In too many ways to count, the 21st century business world is vastly different than it was just a few decades ago. Even standard practices of industry from the early-2000s have devolved into irrelevancy as increasingly sophisticated technologies have brought new innovations, efficiencies and — to use a loaded word — disruption.
It’s that word — disruption — that has created a huge blind spot in competitive intelligence for many legacy organisations. Over the past decade, nearly every industry has seen the rise of new organisations unbound by years of standard operating procedures. These often-tech-based start-ups have completely changed the competitive landscape, while altering consumer expectations and increasing their demands. Far too often, legacy organisations have failed to recognise the impact these start-ups will have on an industry, leading to an ongoing game of catch-up to meet consumer demands.
And while they undoubtedly make positive impacts —especially in communities where new start-up ecosystems have been a catalyst for urban revitalisation — their fast-moving nature can catch industry mainstays off guard. That’s why it’s vital for any competitive intelligence plan to have specific processes in place for searching for and identifying potential start-up competition as early as possible.
Because start-ups are primarily new brands and most likely privately held, it can be difficult to gather meaningful competitive intelligence data. With a little creativity and the right tools, however, there are ways to build an actionable profile on these potential disruptors. Here’s what we mean.
Many start-ups begin to build serious traction by taking part in programs offered by specialised accelerators or incubators. These programs are meant to foster the growth of start-ups and receive support from a variety of sources: venture capital firms, local governments, philanthropic organisations and sometimes larger companies seeking innovation partners. While incubators and accelerators each have separate nuances defining them, they share the ultimate goal of helping entrepreneurs bring their start-ups to market successfully.
Spending time to identify these organisations allows you to stay attuned to relevant new start-ups the moment they begin to gain momentum. Tracking them involves monitoring media reports for announcements that incubators and accelerators have accepted new start-ups into their programs. From there, you can home in on tracking specific budding start-ups relevant to your industry.
Private investors and venture capital firms stand atop the ecosystem building success for start-ups. It’s these individuals and organisations that provide the seed funding that allows start-ups to scale and grow rapidly. Because investors’ success is built upon the success of the start-ups they support, following their investments is a good barometer for potential success.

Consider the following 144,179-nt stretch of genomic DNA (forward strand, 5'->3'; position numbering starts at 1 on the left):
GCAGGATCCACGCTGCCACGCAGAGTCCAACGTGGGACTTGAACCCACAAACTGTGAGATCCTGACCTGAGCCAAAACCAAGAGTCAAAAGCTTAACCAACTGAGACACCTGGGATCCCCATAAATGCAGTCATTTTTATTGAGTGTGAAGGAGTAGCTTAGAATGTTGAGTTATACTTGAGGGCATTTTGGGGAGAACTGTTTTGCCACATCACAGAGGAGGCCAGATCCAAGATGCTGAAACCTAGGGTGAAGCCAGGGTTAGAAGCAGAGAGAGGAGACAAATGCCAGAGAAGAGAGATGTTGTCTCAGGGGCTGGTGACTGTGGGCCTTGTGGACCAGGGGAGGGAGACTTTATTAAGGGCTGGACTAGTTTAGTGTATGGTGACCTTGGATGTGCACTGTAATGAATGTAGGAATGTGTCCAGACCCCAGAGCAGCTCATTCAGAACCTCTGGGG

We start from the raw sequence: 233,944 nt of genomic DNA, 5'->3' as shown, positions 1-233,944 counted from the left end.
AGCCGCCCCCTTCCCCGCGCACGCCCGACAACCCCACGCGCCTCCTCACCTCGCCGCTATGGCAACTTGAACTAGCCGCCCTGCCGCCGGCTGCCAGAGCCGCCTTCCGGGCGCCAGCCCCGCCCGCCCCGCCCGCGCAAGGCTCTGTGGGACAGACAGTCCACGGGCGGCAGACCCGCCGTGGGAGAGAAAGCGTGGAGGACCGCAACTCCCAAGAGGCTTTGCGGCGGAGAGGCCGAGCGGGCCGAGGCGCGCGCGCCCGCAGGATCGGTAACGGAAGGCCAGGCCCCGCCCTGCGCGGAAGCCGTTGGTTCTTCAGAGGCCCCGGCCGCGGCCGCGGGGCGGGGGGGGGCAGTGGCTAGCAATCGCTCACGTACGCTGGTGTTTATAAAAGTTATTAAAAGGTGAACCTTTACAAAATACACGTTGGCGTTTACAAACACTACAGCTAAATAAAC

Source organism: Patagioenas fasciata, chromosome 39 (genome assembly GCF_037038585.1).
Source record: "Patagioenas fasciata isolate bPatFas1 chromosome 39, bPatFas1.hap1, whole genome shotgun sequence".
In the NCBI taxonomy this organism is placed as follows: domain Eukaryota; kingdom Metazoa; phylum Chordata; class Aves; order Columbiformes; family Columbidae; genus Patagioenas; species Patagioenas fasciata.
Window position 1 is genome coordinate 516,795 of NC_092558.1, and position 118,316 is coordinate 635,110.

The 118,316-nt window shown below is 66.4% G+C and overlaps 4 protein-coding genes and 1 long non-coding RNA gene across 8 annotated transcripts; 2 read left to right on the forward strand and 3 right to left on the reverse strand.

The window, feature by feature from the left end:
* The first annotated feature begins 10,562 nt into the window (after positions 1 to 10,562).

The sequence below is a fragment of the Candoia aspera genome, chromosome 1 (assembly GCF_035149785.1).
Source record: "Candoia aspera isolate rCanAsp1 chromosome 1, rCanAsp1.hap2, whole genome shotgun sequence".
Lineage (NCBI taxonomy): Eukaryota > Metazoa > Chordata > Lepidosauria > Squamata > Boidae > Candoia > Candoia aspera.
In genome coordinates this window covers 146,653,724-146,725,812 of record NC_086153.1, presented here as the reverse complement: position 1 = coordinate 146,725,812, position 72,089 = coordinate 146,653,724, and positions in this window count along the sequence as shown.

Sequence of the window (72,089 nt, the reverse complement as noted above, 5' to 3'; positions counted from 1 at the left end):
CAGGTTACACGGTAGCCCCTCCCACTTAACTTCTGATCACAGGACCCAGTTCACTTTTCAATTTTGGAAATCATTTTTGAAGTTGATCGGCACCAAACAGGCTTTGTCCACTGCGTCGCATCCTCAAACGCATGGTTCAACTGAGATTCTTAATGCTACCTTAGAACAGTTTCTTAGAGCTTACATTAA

The journey to identify these investors has many paths, but a quick starting point can be analyzing the early funding secured by start-ups in your industry which have already found success. Like many research ventures, it’s a step-by-step approach.
1. Use a company research tool like LexisNexis Dossier to search for currently known start-ups.
2. Consult available investment analyst reports to identify equity holders.
3. Run a second Dossier search on the identified equity holders—both individuals and firms.
4. Consult and track the current and subsequent investments of these individuals or firms.
By taking these steps, you can keep tabs on potentially emerging competitors at the very early stages of their ascent.
Start-ups often attract a greater level of news coverage than their longstanding industry counterparts. Thanks to the “shiny new thing” effect, and their potential to bring many changes to local and national economies, journalists rightfully place greater focus on these emerging organisations.
Searching for the word “start-up” while applying industry filters is a simple, yet adequate, tactic for monitoring and reviewing news coverage important to your organisation’s competitive intelligence efforts. To bring more specificity to a search, additional filters can be applied. Within Nexis®, for example, subject-based filters like “company activities & management” and “trade & development” can be applied to narrow down results.
Start-ups are almost always scrappy, often achieving success by evolving quickly through a fail-fast, learn-fast, fix-fast approach. This constant state of change can make gathering competitive intelligence on them more difficult than with legacy organisations—but it’s no less important. Thankfully, leveraging the right approach and right tools can make the task manageable and keep your organisation abreast of emerging
competitors before its too late.